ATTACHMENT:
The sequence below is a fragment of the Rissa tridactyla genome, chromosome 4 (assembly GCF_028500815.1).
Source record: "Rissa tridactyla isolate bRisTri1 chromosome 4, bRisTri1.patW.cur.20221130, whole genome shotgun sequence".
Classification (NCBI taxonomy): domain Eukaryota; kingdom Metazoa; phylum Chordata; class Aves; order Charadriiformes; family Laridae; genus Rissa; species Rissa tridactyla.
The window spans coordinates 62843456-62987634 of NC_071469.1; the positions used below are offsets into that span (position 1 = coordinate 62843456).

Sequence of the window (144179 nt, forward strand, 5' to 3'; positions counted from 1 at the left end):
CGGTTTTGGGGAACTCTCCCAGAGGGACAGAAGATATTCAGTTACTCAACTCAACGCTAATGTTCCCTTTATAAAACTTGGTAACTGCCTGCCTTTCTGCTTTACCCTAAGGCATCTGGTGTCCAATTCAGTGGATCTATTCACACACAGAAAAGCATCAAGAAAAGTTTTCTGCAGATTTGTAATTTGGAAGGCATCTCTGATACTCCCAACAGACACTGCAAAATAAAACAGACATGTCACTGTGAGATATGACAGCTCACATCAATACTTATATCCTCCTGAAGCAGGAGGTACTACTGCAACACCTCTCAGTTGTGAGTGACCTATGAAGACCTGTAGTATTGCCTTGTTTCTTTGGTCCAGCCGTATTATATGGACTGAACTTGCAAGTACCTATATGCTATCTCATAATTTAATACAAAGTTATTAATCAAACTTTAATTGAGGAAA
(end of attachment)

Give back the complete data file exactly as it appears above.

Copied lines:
The sequence below is a fragment of the Rissa tridactyla genome, chromosome 4 (assembly GCF_028500815.1).
Source record: "Rissa tridactyla isolate bRisTri1 chromosome 4, bRisTri1.patW.cur.20221130, whole genome shotgun sequence".
Classification (NCBI taxonomy): domain Eukaryota; kingdom Metazoa; phylum Chordata; class Aves; order Charadriiformes; family Laridae; genus Rissa; species Rissa tridactyla.
The window spans coordinates 62843456-62987634 of NC_071469.1; the positions used below are offsets into that span (position 1 = coordinate 62843456).

Sequence of the window (144179 nt, forward strand, 5' to 3'; positions counted from 1 at the left end):
CGGTTTTGGGGAACTCTCCCAGAGGGACAGAAGATATTCAGTTACTCAACTCAACGCTAATGTTCCCTTTATAAAACTTGGTAACTGCCTGCCTTTCTGCTTTACCCTAAGGCATCTGGTGTCCAATTCAGTGGATCTATTCACACACAGAAAAGCATCAAGAAAAGTTTTCTGCAGATTTGTAATTTGGAAGGCATCTCTGATACTCCCAACAGACACTGCAAAATAAAACAGACATGTCACTGTGAGATATGACAGCTCACATCAATACTTATATCCTCCTGAAGCAGGAGGTACTACTGCAACACCTCTCAGTTGTGAGTGACCTATGAAGACCTGTAGTATTGCCTTGTTTCTTTGGTCCAGCCGTATTATATGGACTGAACTTGCAAGTACCTATATGCTATCTCATAATTTAATACAAAGTTATTAATCAAACTTTAATTGAGGAAA